On developing a rivalry with James Hinchcliffe: “I think for the rivalry really to grow, we’ve got to crash into each other a lot. (Laughter.) Obviously, the two of us, we came up together along similar paths, raced against each other at different levels on the way up, him being a young Canadian guy, myself being a young Californian guy. I think we have an opportunity to draw in some fans of our generation that maybe are interested in pop culture, younger stuff. So, I think a lot of that’s on me and him, to be honest, to do a good job on the racetrack and then do a good job promoting and getting into it with each other off the racetrack. I think what a lot of people want to see is that interaction between drivers, so whether we’re boxing it out because we’ve wrecked each other in qualifying or — which is the more actual truth currently — we’re buddies, we’ve got to do our part to make that into something that’s interesting for people.”
On reflecting on his rookie performance at Indianapolis: “The thing that always runs through my head with it is you sit there and go, s–t man, we were that close! But at the same time, we had a legit shot at it on our first go at this whole thing. So, that’s what I hang my hat on and the perspective that I take looking forward. I think in the end it gives me and it gives the team a lot of confidence in what we’re doing. For those guys to be able to stick the rookie in the car in the last year when everybody’s totally got this thing figured out with the old car and have a shot at it, I think that was quite a feat for them. Really, we just look at it as a positive thing moving forward.”
On how his past development experience will help him this season: “I don’t know. I think it should be an advantage, but I haven’t done it in nine years, so it’s a whole different ball game. The thing is, it’s like riding a bicycle — you never forget. So, as soon as we started to develop the new chassis and the new engine, it brought back all the memories that I had back nine years ago. So, I think a little bit it would be an advantage, especially that I’ve driven turbo engines before. Some of the drivers here haven’t. So, hopefully it is an advantage.”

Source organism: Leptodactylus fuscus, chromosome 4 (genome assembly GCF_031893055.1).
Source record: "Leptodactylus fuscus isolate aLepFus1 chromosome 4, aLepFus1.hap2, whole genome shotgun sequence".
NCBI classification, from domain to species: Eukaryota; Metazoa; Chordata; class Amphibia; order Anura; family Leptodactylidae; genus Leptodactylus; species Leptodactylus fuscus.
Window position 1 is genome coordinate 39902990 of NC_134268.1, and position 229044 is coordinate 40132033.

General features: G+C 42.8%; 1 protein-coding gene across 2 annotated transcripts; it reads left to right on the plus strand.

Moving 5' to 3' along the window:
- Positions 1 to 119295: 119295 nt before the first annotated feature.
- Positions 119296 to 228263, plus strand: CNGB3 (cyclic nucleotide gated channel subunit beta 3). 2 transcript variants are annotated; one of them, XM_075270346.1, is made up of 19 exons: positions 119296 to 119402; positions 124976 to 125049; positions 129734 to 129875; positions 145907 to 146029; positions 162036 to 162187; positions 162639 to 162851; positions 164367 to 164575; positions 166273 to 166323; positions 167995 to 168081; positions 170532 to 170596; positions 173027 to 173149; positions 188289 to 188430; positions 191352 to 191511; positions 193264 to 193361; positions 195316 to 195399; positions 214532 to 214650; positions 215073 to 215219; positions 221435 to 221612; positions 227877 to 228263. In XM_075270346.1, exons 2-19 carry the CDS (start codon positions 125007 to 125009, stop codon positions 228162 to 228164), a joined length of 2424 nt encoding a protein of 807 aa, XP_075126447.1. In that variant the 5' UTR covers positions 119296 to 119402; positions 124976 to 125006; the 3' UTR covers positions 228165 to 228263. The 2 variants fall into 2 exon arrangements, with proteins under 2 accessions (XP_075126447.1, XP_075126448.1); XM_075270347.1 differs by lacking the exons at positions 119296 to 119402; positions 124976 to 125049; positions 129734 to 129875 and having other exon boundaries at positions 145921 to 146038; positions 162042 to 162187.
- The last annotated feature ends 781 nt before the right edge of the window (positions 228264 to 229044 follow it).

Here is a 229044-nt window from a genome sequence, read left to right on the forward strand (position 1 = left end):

On the learning process of driving the turbo engine differently: “To be honest, I think we haven’t seen all the power that anybody’s got because now the competition is back, so they’re not going to show everything right away. The turbo engine has a particular power band. Obviously, because you’ve got to keep engaging the turbo, [it’s different from] a normally aspirated engine. But driveability-wise, so far with the Chevys I’m extremely happy. But I think we won’t be able to judge until we get to St. Pete and the first race, and then you’re going to see everybody showing up with everything they’ve got. There is a debate about do we have enough power or do we not. It’s so early to say that I can’t make a statement right now.”
On how much the driver impacts the performance of the DW12: “I think it’s going to show off more just because it’s a new car. Everybody had had that car for so long that we knew exactly what to do. Everybody had figured out how to drive it. [The DW12 is] still an INDYCAR. It’s still the same characteristics. Power-wise it’s pretty similar, and there’s not much difference on the driving style. I think it’s more about figuring out how the car likes to work and discovering that than anything else. As a driver, the advantage will be the experience that we’ve got on how to make things happen quicker than the other guys.”
On whether drivers are adjusting the car to them or adjusting themselves to the car: “You’re adapting to the chassis right now. Before we adapt the car to us, we need to figure out what the car likes and what it doesn’t like. From then on, you try to make changes for yourself.”
On whether the car’s reported instability might improve the racing: “People have got to understand that it doesn’t make a difference on the road and street courses, actually. It only makes a difference on the ovals. We’ve still got a couple of tests on the ovals to figure out this new car. So, obviously, with the way it was before we made the improvements — which we’re going to test next week — it was more of a handful to drive, which in a way I don’t feel that bad about. I think if it’s too easy everybody can do it, and that’s when we go back to the pack racing that we had. If it’s difficult, you’re just going to have to work harder. I think on that aspect it’s actually an advantage. It doesn’t necessarily mean it’s right or that we like it, but the harder it is to drive — the more difficult it is — the more we’re going to have to work and harder we’re going to have to work to make it right. And that’s when you’re going to create disparity between cars and teams.”